Psychosynthesis is an approach to psychology that was developed by Italian psychiatrist, Roberto Assagioli.
He compared psychosynthesis to the prevailing thinking of the day, contrasting psychosynthesis for example with existential psychology, but unlike the latter considered loneliness not to be "either ultimate or essential".
Assagioli asserted that
"the direct experience of the self, of pure self-awareness... – is true."
Spiritual goals of "self-realization" and the "interindividual psychosynthesis" – of 'social integration...the harmonious integration of the individual into ever larger groups up to the "one humanity"' – were central to Assagioli's theory.
Psychosynthesis was not intended to be a school of thought or an exclusive method but many conferences and publications had it as a central theme and centres were formed in Italy and the United States in the 1960s.
Psychosynthesis departed from the empirical foundations of psychology in that it studied a person as a personality and a soul - but Assagioli continued to insist that it was scientific. He developed therapeutic methods beyond those found in psychoanalysis.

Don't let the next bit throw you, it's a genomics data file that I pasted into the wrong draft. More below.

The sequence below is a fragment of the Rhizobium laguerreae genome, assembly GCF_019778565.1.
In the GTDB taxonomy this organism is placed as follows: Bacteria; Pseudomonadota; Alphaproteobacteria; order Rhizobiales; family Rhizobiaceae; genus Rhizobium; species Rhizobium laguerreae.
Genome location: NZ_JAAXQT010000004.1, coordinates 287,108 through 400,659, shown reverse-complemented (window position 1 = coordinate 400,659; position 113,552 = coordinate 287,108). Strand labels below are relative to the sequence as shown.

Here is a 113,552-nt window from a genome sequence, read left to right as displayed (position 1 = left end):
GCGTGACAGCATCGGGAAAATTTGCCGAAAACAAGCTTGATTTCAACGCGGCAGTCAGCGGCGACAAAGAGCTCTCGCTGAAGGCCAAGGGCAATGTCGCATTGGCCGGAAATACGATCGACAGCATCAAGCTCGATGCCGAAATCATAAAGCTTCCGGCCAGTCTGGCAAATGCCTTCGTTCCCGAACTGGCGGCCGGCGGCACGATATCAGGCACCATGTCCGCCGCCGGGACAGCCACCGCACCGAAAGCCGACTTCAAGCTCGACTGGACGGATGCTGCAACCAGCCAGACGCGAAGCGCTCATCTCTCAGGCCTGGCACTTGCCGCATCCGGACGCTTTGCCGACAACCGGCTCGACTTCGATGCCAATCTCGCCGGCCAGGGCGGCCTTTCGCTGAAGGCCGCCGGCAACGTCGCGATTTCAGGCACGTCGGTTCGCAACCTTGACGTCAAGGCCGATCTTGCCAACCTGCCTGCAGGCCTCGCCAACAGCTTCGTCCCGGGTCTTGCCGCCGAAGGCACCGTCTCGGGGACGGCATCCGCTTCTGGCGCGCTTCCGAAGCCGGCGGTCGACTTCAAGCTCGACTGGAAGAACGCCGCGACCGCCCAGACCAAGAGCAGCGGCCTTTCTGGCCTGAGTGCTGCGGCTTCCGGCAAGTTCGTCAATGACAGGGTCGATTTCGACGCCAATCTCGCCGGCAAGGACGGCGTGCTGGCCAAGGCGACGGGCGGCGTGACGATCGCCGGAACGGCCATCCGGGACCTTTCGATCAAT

Although the unconscious is an important part of his theory, Assagioli was careful to maintain a balance with rational, conscious therapeutical work.
Assagioli was not the first to use the term "psychosynthesis". The earliest was by James Jackson Putnam, who used it as the name of his electroconvulsive therapy. The term was also used by C. G. Jung and A. R. Orage, who were both far closer to Assagioli's thinking than Putnam. C. G. Jung had written, comparing his goals to those of Sigmund Freud, "If there is a 'psychoanalysis' there must also be a 'psychosynthesis’ which creates future events according to the same laws". Orage, who was the publisher of the influential The New Age journal, also made use of the term, which he hyphenated as psycho-synthesis. Orage formed an early psychology study group and concluded that what humanity needed was not psychoanalysis, but psycho-synthesis.
The term was also employed by Bezzoli. Freud, however, was opposed to what he saw as the directive element in Jung's approach to psychosynthesis, and argued for a spontaneous synthesis on the patient's part: "As we analyse...the great unity which we call his ego fits into itself all the instinctual impulses which before had been split off and held apart from it. The psycho-synthesis is thus achieved in analytic treatment without our intervention, automatically and inevitably.’